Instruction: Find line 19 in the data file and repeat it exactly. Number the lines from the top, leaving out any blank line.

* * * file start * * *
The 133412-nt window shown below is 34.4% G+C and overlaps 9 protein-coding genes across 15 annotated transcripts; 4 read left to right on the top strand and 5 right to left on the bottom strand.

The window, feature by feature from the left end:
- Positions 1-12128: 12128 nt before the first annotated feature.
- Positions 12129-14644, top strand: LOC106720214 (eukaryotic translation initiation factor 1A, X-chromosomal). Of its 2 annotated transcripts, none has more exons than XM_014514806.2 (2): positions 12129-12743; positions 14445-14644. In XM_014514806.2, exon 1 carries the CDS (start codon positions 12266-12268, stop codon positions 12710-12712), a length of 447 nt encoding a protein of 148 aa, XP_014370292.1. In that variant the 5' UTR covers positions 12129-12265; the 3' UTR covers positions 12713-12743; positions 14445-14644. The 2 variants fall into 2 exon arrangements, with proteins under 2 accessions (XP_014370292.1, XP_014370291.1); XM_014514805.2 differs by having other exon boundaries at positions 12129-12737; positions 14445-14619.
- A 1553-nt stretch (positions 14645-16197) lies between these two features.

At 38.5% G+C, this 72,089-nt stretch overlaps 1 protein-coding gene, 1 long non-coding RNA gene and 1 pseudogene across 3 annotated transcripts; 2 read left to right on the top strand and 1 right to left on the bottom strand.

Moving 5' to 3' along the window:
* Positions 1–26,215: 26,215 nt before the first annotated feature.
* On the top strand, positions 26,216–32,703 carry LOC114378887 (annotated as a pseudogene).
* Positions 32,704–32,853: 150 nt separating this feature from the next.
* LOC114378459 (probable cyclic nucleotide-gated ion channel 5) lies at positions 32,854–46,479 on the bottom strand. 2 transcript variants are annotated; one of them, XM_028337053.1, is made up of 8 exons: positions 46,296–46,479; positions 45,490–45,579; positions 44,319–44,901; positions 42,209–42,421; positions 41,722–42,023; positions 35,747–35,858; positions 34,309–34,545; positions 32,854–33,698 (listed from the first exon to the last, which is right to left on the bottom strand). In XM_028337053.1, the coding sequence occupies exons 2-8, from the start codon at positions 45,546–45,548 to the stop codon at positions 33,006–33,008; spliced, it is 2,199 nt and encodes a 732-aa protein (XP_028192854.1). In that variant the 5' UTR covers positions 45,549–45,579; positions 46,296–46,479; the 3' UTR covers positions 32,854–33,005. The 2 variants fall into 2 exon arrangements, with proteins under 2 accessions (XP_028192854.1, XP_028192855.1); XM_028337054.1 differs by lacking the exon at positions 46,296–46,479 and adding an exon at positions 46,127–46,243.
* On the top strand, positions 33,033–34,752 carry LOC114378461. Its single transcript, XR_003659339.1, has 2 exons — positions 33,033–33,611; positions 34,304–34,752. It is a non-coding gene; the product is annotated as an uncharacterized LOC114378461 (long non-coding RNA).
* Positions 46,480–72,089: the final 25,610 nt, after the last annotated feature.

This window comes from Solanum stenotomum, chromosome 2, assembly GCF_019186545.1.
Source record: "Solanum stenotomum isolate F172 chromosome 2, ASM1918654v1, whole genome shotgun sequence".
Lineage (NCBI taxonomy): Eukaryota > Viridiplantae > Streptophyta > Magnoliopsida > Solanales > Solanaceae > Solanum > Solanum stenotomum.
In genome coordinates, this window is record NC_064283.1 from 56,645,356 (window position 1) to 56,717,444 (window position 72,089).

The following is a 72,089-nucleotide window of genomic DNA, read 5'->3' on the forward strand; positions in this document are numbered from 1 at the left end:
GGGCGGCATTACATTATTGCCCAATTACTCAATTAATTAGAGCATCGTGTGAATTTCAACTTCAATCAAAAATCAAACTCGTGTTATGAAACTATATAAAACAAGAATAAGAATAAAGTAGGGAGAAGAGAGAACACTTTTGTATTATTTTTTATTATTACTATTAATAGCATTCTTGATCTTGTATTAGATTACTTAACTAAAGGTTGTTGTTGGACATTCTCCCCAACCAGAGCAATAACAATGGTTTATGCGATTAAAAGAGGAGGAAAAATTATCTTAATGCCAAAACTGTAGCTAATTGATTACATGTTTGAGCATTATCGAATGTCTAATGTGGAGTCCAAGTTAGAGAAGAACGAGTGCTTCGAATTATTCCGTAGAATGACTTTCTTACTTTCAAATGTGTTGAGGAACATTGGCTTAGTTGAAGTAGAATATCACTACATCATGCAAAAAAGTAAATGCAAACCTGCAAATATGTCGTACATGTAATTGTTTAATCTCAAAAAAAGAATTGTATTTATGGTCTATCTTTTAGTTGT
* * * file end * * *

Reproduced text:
GGGCGGCATTACATTATTGCCCAATTACTCAATTAATTAGAGCATCGTGTGAATTTCAACTTCAATCAAAAATCAAACTCGTGTTATGAAACTATATAAAACAAGAATAAGAATAAAGTAGGGAGAAGAGAGAACACTTTTGTATTATTTTTTATTATTACTATTAATAGCATTCTTGATCTTGTATTAGATTACTTAACTAAAGGTTGTTGTTGGACATTCTCCCCAACCAGAGCAATAACAATGGTTTATGCGATTAAAAGAGGAGGAAAAATTATCTTAATGCCAAAACTGTAGCTAATTGATTACATGTTTGAGCATTATCGAATGTCTAATGTGGAGTCCAAGTTAGAGAAGAACGAGTGCTTCGAATTATTCCGTAGAATGACTTTCTTACTTTCAAATGTGTTGAGGAACATTGGCTTAGTTGAAGTAGAATATCACTACATCATGCAAAAAAGTAAATGCAAACCTGCAAATATGTCGTACATGTAATTGTTTAATCTCAAAAAAAGAATTGTATTTATGGTCTATCTTTTAGTTGT